National Writing Project

National Writing Retreats Inspire Local Retreats

Date: July 2007

Summary: Not everyone can attend one of NWP's annual professional writing retreats, but local sites can offer their own. Drawing on the NWP model, the Hudson Valley Writing Project organized a professional writing retreat for local area teacher-consultants that was so successful it became a springboard for further workshops.

 

Each year the National Writing Project sponsors professional writing retreats that support teacher-leaders as writers, giving them time and space to explore their practice in writing and to find ways to share this writing with a larger audience.

But a writing getaway in a beautiful place for 25 writing project teachers was never intended to be the beginning and end of this concept. Leaders knew the retreat model would be working when writing project sites implemented their own versions of the retreat blueprint. And that is just what seems to be happening.

Hudson Valley Picks Up the Torch

The retreat sponsored by Hudson Valley Writing Project (NY) is a recent example of how one writing retreat can spawn other versions.

After director Mary Sawyer and co-director Kathy Yeager attended the NWP Professional Writing Retreat A in mid-June 2005, they set out to organize a professional writing retreat for local area teacher-consultants drawing on the NWP model.

Sawyer wanted the retreat to provide participants with "something every teacher needs: prompts, writing time, and a supportive audience."

Sawyer and Yeager invited other writing project sites in the region to participate in the local retreat and two teacher-consultants from Albany's Capital District Writing Project joined. In all, a ten-member professional writing group met five Saturday mornings in the fall of 2005 and spring of 2006.

Sawyer and Yeager asked Gwen Williams, past director of the Peachtree Writing Project and a facilitator of the NWP Professional Writing Retreat they had attended, to be both keynote speaker and in-house consultant.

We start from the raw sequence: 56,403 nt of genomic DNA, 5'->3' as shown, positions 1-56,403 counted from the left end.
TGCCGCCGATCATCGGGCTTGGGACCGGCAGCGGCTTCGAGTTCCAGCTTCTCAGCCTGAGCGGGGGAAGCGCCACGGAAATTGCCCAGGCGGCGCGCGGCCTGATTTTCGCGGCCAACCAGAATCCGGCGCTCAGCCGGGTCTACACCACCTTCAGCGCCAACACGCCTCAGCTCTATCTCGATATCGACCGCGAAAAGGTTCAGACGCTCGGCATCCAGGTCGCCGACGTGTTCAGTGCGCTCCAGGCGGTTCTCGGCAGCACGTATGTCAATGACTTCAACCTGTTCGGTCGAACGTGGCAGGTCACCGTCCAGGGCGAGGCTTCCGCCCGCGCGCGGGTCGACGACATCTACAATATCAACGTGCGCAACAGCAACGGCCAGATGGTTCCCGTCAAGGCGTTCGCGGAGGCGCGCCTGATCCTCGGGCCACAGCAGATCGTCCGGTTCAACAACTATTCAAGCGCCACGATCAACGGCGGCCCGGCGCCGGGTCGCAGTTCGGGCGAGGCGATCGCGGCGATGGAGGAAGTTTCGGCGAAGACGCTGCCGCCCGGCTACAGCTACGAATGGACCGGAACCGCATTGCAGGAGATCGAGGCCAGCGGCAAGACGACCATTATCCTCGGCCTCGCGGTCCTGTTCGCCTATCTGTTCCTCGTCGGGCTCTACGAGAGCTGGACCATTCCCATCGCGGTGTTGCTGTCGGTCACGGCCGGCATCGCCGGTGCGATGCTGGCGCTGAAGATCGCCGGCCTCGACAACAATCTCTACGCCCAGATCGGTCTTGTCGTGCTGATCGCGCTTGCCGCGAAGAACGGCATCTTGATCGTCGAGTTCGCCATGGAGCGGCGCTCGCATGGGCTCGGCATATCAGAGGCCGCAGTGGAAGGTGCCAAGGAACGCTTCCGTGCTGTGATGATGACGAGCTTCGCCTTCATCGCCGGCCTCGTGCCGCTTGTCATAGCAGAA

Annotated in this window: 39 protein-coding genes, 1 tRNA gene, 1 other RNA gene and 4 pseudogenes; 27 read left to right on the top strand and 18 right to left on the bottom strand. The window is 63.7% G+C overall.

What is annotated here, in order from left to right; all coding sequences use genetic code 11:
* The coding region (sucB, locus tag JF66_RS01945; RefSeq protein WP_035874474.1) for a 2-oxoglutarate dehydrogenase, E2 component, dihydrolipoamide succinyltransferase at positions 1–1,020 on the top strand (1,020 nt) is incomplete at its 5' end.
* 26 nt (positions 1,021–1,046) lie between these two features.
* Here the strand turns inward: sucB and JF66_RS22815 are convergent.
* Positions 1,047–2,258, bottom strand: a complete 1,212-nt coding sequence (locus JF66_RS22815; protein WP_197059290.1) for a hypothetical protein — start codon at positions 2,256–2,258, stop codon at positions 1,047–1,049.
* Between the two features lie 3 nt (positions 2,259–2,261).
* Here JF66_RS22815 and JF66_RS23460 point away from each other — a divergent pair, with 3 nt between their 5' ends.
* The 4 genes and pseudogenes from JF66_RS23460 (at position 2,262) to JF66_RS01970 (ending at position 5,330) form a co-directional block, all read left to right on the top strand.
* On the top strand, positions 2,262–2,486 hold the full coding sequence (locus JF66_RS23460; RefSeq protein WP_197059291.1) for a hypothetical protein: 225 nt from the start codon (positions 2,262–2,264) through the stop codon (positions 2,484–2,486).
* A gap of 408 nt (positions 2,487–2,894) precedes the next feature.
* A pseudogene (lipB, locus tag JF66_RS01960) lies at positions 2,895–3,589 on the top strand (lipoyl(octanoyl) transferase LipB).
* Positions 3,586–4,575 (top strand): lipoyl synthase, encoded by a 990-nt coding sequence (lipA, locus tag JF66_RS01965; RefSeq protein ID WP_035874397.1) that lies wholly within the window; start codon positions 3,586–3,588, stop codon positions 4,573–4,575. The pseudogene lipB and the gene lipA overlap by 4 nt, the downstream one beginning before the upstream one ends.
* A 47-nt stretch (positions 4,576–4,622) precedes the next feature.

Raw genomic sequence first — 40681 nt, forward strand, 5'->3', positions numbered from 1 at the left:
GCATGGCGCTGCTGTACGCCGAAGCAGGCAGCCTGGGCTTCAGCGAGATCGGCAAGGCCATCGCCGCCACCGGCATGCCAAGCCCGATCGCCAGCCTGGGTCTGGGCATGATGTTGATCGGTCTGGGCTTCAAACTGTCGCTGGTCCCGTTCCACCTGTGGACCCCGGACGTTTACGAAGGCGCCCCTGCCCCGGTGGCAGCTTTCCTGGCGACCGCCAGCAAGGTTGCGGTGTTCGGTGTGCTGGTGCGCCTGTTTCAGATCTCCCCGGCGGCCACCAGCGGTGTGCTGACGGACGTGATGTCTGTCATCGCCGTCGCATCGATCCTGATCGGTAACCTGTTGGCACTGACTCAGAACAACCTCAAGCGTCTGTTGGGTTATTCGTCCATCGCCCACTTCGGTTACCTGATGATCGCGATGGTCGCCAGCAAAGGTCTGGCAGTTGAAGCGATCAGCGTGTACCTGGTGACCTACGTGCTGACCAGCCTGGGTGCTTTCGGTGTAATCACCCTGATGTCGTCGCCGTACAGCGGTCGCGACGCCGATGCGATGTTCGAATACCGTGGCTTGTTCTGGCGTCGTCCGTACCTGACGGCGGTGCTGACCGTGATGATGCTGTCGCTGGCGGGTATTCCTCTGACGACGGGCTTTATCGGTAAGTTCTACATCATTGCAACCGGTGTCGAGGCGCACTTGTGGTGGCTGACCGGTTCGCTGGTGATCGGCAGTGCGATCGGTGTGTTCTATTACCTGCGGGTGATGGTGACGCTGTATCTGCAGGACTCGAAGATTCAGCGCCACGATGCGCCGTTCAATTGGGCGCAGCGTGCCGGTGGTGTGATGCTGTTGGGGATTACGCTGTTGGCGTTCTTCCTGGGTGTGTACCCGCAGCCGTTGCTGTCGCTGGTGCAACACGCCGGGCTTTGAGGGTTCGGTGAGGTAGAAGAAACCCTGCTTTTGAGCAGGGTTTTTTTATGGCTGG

Participant Brigid Schmidt, from the Capital District Writing Project, describes an experience that will be familiar to those who have attended the nationally sponsored retreats: "Mary and Kathy set up structures for us to have work time, socializing time, collaboration, solitude.  They kept the `task mastering' flexible but also kept us moving along."

Participants Grow and Publish

Trace Schillinger, from the Hudson Valley Writing Project, explained how her head was "filled with so many ideas about writing, revision, and the craft of teaching. I feel I was able to start a piece I never would have started or finished outside of this retreat context."

Molly Fanning, from the Capital District Writing Project, added, "It was rigorous yet so enriching, and a respite from my daily life and work." Molly suggested an advanced retreat for those who'd gone through this one.

Although the anthology from this retreat is still forthcoming, participants have already had pieces published elsewhere. Sawyer worked with coauthor and Hudson Valley Writing Project director Tom Meyer on an article titled "Cultivating an Inquiry Stance in English Education: Rethinking the Student Teaching Seminar," which was published in the October 2006 issue of NCTE's English Education.

An article by participant Trace Schillinger (2007) will appear in Social Education this September, and Kathy Yeager's piece "Go Slowly" has received a positive response from the editor of Schools Journal.

The retreat was so successful that site leaders will work on their budget to establish a continuation grant that sets the writing retreat on its way to becoming an annual event.

One Writing Retreat Leads to Another

Just as the national writing retreats have generated local retreats, the Hudson Valley professional writing retreat has spawned further activity. Positive feedback from the retreat was used as a springboard toward another very successful professional writing retreat for the Hudson Valley Writing Project held in the Spring of 2006 at Marist Brothers Retreat House on the Hudson River.

Later in 2006, Mary Sawyer coordinated a New York State English Council annual meeting workshop titled "Teacher as Writer." The workshop was attended by all members of the Hudson Valley Writing Project's professional writing retreat.

Musing on the importance of the Hudson Valley and other professional writing retreats, Sawyer quotes Donald Graves on "the simple truth that lies at the heart of the National Writing Project." Says Graves, "To encourage literacy among children, attention to teachers' literacy has to come first."

References

Sawyer, M., and T. Meyer. 2006. "Cultivating an Inquiry Stance in English Education: Rethinking the Student Teaching Seminar." English Education 39 (1): 46–71

Schillinger, T. 2007. "Tangled Up in the Past" (tentative title). Social Education 71 (forthcoming). 

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